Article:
ESSAY 9 - ESSAY #9: Film Censorship: When is a Film...

Info iconThis preview shows pages 1–2. Sign up to view the full content.

View Full Document Right Arrow Icon
When is a Film Objectionable? Copyright Frank Scheide, 2003 ESSAY OBJECTIVES: Examine the questions and problems behind censorship and its history in American film. I. The Nature of Film Censorship As we have noted many times, the motion picture is a medium of communication that conveys messages to an audience. The viewer experiences an emotional, intellectual, and physiological involvement with these messages while participating in this process. The effects the message may have on a person will vary from individual to individual. We might forget about a film in a matter of days or have memories of that motion picture for the rest of our lives. Since each of us responds differently to a film these memories may be positive, negative, or a combination of both. Censorship is concerned with limiting the content of a motion picture when certain critics claim it has a bad effect on viewers. The movies have always been controversial. There have been people who have complained about the subject matter of certain films almost from the very first public screening. The issues of what material should be restricted, the degree of limitation, and who will determine and enforce such restrictions raise questions that have been debated long before the appearance of this particular medium. No one has ever come up with a solution for regulating film content that meets everyone’s satisfaction and probably never will. A review of the issues relating to the history of film censorship can give the responsible film consumer some perspective on this matter. There are two general positions that people have taken in the debate as to what should or should not be shown in the movies. The most conservative argument is that there are some subjects that are so objectionable they should not be shown at all. A counter position is that audiences should decide for themselves what they want to see – an argument often linked with the right to freedom of speech. As is usually the case, the underlying issues are much more complicated than these two rather simply stated positions suggest. As with any freedom, one is free to exercise that behavior up to the point where it infringes upon someone else’s freedom. Some films are made that abuse the people who appear in them, such as child pornography. Children who are forced to appear in such films are exploited at an age when they can not properly exercise control over their own lives. Society must protect children from abuse in those situations where the adults responsible for them will not. The exploitation of children, and the anti-social behavior of viewers who watch these films, can not be condoned. This is one of the few instances where groups advocating censorship and freedom of speech are in general agreement. Every individual’s basic rights must be protected even if it means limiting certain other freedoms – in this case the production and viewing of child pornography. Censorship employed to protect other rights can sometimes be justified, but usually the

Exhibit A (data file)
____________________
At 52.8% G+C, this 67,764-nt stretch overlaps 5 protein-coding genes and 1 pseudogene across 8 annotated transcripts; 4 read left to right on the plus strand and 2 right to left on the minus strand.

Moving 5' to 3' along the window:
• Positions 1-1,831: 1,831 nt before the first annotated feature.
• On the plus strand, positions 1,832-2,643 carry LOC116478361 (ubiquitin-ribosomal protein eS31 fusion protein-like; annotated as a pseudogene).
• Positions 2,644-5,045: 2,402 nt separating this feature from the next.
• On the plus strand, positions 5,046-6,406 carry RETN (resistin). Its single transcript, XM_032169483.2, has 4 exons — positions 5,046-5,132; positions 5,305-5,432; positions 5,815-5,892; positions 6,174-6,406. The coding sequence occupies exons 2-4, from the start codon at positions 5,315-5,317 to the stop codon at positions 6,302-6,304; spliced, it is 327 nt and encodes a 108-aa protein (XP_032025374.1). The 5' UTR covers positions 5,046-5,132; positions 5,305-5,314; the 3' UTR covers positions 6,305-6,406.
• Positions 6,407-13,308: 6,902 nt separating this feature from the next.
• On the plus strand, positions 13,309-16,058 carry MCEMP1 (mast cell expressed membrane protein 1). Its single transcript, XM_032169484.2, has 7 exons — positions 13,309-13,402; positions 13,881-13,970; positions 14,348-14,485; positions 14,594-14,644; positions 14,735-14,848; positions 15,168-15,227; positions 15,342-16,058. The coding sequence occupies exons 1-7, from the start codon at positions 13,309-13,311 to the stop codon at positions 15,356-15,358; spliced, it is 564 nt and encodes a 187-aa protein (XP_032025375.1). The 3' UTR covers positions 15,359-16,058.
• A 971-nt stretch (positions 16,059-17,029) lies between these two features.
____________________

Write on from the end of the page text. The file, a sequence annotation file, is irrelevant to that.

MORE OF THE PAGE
Background image of page 1

Info iconThis preview has intentionally blurred sections. Sign up to view the full version.

View Full DocumentRight Arrow Icon
Image of page 2
This is the end of the preview. Sign up to access the rest of the document.

Page1 / 23

ESSAY 9 - ESSAY #9: Film Censorship: When is a Film...

This preview shows document pages 1 - 2. Sign up to view the full document.

View Full Document Right Arrow Icon
Ask a homework question - tutors are online